With the defeat of Mitt Romney in the November election, Utah finally had to reconcile itself to the fact it would soon have to swallow the Obamacare medicine. But local health advocates worry two factors will keep Utah from following the good doctor’s prescription for implementing the president’s Affordable Care Act: young immortals and stubborn politicians.
“Young immortals,” as Judi Hilman of the Utah Health Policy Project calls them, are young health consumers who are years away from their first major hospital visit and, under the old system, avoided paying for insurance, thinking themselves invincible. The ACA’s individual mandate requires all individuals to be on private insurance or face a penalty and is expected to help push most into purchasing insurance, thereby adding to the pool and bringing premiums down for everybody. Still, Hilman remains worried.
“I don’t think the mandate is our saving grace,” Hilman says. “I’m afraid a lot of young people will just pay the penalty. I don’t want to see that happen, because then the market will die.”
Hilman’s nonprofit is trying to help the state get its federal health exchange, Avenue H, running and become ACA-compliant. She works closely with lawmakers and policy leaders—old, young, stubborn and willing alike—who will fine-tune Utah’s exchange in the 2013 Legislature, leading up to open enrollment, which begins Oct. 1, 2013.
But the possibility that politics could interfere with Utah’s ability to run its exchange does concern Hilman. She worries that the conservative Legislature’s allergic reaction to federal grant money that would help administrate the program could mean struggles in enforcing penalties against the young immortals—and worse, that the state won’t invest in employees and infrastructure needed to do the important work of getting Utahns signed up with Medicaid, Medicare or private insurance.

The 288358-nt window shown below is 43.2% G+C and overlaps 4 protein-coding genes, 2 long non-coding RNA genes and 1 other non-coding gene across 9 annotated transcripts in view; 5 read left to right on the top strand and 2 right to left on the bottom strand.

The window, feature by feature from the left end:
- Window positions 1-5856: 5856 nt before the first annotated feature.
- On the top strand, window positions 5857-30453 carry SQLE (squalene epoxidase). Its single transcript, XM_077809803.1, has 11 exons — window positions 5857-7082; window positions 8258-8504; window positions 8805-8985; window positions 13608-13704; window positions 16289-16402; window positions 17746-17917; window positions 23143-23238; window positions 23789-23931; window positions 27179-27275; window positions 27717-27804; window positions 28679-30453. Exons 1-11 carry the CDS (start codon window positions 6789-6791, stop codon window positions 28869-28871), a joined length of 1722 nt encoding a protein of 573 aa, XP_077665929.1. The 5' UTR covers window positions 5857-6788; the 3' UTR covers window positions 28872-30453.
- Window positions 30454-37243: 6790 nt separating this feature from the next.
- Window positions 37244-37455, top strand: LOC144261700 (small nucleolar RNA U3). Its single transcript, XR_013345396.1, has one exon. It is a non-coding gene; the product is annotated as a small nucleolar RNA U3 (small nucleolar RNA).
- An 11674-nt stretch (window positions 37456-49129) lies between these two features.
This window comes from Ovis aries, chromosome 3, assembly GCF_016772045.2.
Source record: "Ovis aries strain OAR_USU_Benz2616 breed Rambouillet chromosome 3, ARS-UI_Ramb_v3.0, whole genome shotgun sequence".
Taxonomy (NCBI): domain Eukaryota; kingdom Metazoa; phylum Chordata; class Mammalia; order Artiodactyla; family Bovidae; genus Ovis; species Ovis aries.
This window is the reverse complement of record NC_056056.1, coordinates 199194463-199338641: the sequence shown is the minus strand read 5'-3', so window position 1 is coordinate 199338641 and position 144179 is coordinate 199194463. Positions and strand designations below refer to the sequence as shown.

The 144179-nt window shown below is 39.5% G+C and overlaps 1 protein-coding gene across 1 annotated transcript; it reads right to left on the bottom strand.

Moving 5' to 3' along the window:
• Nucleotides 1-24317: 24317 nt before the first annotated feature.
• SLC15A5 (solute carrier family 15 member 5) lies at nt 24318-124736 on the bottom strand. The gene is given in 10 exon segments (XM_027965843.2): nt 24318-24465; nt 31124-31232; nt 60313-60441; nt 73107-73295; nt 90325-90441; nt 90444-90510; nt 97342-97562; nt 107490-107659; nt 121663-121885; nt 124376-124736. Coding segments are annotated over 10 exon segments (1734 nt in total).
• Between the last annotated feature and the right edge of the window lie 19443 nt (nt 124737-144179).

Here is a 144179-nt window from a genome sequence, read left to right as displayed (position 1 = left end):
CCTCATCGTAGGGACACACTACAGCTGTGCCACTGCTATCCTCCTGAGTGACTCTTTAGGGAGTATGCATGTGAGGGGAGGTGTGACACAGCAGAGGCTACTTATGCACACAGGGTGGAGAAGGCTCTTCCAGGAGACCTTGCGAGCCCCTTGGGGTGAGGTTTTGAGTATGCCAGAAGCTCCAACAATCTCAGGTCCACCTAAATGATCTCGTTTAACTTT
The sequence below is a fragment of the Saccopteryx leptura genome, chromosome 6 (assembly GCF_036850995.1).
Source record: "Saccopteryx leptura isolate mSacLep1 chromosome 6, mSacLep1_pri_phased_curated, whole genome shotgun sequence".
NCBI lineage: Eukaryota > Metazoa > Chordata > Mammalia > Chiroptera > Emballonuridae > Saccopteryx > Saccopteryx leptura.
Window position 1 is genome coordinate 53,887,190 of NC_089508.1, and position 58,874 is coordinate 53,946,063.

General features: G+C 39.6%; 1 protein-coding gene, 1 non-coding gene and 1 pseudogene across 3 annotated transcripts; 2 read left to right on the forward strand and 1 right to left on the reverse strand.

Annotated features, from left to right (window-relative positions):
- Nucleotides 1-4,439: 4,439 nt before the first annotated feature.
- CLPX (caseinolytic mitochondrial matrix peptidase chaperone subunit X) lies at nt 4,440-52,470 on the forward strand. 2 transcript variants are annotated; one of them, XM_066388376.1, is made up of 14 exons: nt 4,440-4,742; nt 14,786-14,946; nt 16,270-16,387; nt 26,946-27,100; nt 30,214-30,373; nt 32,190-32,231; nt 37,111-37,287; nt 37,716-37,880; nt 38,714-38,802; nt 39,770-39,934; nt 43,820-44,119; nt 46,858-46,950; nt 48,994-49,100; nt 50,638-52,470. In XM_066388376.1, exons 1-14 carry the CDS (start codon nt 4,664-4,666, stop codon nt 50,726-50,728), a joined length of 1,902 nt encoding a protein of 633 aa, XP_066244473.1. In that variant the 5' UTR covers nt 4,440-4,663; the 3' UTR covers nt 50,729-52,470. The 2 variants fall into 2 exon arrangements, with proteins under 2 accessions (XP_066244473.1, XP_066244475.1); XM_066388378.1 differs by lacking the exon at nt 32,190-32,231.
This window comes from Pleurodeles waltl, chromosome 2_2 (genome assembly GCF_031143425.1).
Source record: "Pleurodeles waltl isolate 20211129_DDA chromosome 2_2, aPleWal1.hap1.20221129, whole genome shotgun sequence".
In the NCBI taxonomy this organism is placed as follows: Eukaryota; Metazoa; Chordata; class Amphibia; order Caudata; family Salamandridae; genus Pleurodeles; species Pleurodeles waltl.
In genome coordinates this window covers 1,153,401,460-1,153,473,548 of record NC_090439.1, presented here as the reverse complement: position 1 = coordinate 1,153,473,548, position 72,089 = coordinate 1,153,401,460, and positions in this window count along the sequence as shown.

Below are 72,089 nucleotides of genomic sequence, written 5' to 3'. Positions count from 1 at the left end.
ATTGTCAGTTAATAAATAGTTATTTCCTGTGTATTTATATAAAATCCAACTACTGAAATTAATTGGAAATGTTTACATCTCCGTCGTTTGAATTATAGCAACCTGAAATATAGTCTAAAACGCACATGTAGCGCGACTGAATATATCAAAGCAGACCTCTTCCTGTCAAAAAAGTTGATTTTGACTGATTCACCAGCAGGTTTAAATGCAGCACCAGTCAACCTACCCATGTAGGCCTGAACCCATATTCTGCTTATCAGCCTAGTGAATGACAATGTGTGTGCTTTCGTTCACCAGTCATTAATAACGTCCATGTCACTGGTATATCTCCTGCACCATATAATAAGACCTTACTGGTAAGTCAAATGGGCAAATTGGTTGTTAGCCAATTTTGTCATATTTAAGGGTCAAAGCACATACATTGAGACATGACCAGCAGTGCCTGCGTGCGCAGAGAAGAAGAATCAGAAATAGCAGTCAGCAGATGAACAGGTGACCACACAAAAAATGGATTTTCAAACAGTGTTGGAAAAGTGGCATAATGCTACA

She points out that Massachusetts, the original pilot state for health-care reform, has 40 full-time employees administering its exchange.
“We have three [in Utah],” Hilman says. “I’m all for lean government, but let’s make sure we have the necessary resources and infrastructure to make it work.”
By 2019, Utah will be expected to have 77 percent of its population on private insurance or Medicaid. According to a 2012 study by the Kaiser Commission on Medicaid & the Uninsured, by 2019, Utah will also have enrolled 78,284 new Medicaid consumers who had previously been eligible but uncovered.
But Utah has lagged behind other states in getting citizens onto Medicaid. According to a December 2012 study by Washington, D.C.-based policy think tank the Urban Institute, Utah ranked 50th out of all states and Washington, D.C., for enrolling eligible children in the Children’s Health Insurance Program (CHIP) and 42nd out of 51 for enrolling adults in Medicaid.
Utah is one of a minority of states that have made the decision to run its own federal health exchange; 25 states so far have chosen to let the United States Department of Health & Human Services (HHS) run their exchanges, and other states have remained undecided. Utah’s Avenue H received tentative approval by HHS on Jan. 3 to operate as a state-run exchange.
But getting there could be a challenge, Hilman worries, especially when it comes to enrolling Utahns in Medicaid and private insurance. This task calls for an army of “navigators”—people deputized by the state to go out and enroll people in Medicaid or private insurers.
Hilman and her group have already taken measures to recruit their own advocates who are used to dealing with current uninsured populations. Her nonprofit has even built an online database to help navigating organizations looking to enroll new clients. Even still, she worries that the logistics of such an enterprise will suffer if the state doesn’t accept funding to help orchestrate the effort.